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European experts
Marion Fourcade

Marion Fourcade© Marion Fourcade

Marion Fourcade

Modern institutions, both public and private, rely on tools and procedures that track individuals, assess their behavior, and assign them membership in various categories. They use them, variously, in their efforts to monitor conduct, calculate risk, or extract value. These classifications distribute value, rank people and things, and shape their future lives.

How is social order constituted and legitimated in a society ruled by digital classifiers and associated actuarial techniques? What do these developments mean for fundamental principles such as equality and fairness? What are the moral implications of looking at individuals through the lens of these new classificatory architectures? And how do we justify the use of techniques that are growing ever more efficient at predicting outcomes but are ever less amenable to human sense making?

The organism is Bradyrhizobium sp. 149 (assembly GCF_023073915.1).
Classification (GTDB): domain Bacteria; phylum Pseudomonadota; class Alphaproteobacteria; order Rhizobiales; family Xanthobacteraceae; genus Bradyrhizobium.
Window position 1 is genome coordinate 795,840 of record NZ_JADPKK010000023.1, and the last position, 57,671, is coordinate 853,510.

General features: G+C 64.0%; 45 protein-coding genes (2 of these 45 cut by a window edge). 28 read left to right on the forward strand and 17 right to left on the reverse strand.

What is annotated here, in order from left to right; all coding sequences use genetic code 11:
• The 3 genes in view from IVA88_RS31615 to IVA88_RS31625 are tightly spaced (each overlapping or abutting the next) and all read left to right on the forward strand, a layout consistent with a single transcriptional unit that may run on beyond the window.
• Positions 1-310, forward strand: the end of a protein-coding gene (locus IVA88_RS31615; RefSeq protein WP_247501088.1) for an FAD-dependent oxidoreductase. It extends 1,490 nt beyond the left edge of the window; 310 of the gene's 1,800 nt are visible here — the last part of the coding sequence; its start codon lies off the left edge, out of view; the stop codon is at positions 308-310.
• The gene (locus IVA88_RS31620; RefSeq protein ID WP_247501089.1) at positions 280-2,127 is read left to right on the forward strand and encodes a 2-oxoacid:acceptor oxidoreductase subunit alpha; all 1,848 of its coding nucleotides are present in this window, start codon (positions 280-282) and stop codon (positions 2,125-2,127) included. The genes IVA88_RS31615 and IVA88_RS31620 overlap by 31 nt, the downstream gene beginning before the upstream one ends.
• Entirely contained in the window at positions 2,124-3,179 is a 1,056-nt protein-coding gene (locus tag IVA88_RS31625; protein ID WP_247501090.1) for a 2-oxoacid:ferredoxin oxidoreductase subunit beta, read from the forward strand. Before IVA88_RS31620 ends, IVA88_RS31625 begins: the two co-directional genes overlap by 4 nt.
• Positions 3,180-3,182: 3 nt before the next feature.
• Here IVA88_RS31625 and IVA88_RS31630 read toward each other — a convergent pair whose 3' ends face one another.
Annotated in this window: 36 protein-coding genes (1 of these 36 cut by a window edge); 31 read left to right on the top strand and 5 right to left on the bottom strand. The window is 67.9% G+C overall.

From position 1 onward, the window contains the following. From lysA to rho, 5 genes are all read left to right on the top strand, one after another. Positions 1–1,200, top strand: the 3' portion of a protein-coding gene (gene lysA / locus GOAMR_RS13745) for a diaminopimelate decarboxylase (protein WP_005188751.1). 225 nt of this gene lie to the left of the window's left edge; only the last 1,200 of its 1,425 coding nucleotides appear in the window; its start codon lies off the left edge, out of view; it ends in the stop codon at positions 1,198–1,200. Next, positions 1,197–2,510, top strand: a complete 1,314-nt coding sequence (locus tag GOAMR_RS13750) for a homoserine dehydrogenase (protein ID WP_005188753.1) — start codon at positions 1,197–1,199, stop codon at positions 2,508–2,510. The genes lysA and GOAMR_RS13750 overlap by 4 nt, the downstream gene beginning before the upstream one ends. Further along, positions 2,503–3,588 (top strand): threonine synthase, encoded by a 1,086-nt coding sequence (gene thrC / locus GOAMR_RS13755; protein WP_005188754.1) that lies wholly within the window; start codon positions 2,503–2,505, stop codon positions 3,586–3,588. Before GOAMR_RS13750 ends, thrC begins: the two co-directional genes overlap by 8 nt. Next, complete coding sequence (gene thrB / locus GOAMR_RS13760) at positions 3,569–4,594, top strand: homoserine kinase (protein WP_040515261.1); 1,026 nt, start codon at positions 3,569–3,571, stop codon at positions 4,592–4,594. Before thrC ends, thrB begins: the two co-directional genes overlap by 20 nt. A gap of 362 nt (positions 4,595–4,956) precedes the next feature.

Marion Fourcade has a BA in Sociology (Univ. of Paris 7) and in Economics (Univ. of Paris 1), a Ma in Social Sciences (Ecole des Hautes Etudes en Sciences Sociales), Ph.D. in Sociology (Harvard University). She is presently professor of sociology at the University of California, Berkeley and an associate fellow of the Franco-German MaxPo Center on Coping with Instability in Market Societies. Marion Fourcade upcoming book The Ordinal Society investigates new forms of social stratification and morality in the digital economy.